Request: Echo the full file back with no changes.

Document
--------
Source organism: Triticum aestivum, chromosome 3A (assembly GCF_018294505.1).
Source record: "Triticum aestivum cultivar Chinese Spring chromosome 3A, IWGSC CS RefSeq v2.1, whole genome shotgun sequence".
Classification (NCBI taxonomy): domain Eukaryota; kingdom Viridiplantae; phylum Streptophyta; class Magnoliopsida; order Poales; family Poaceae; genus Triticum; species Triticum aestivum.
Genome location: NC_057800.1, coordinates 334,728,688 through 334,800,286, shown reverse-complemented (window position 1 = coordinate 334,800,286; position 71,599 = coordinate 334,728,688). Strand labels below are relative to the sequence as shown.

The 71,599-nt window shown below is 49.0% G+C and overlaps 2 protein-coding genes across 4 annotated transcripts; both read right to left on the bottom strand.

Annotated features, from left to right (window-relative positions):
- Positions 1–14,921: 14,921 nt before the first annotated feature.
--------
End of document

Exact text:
Source organism: Triticum aestivum, chromosome 3A (assembly GCF_018294505.1).
Source record: "Triticum aestivum cultivar Chinese Spring chromosome 3A, IWGSC CS RefSeq v2.1, whole genome shotgun sequence".
Classification (NCBI taxonomy): domain Eukaryota; kingdom Viridiplantae; phylum Streptophyta; class Magnoliopsida; order Poales; family Poaceae; genus Triticum; species Triticum aestivum.
Genome location: NC_057800.1, coordinates 334,728,688 through 334,800,286, shown reverse-complemented (window position 1 = coordinate 334,800,286; position 71,599 = coordinate 334,728,688). Strand labels below are relative to the sequence as shown.

The 71,599-nt window shown below is 49.0% G+C and overlaps 2 protein-coding genes across 4 annotated transcripts; both read right to left on the bottom strand.

Annotated features, from left to right (window-relative positions):
- Positions 1–14,921: 14,921 nt before the first annotated feature.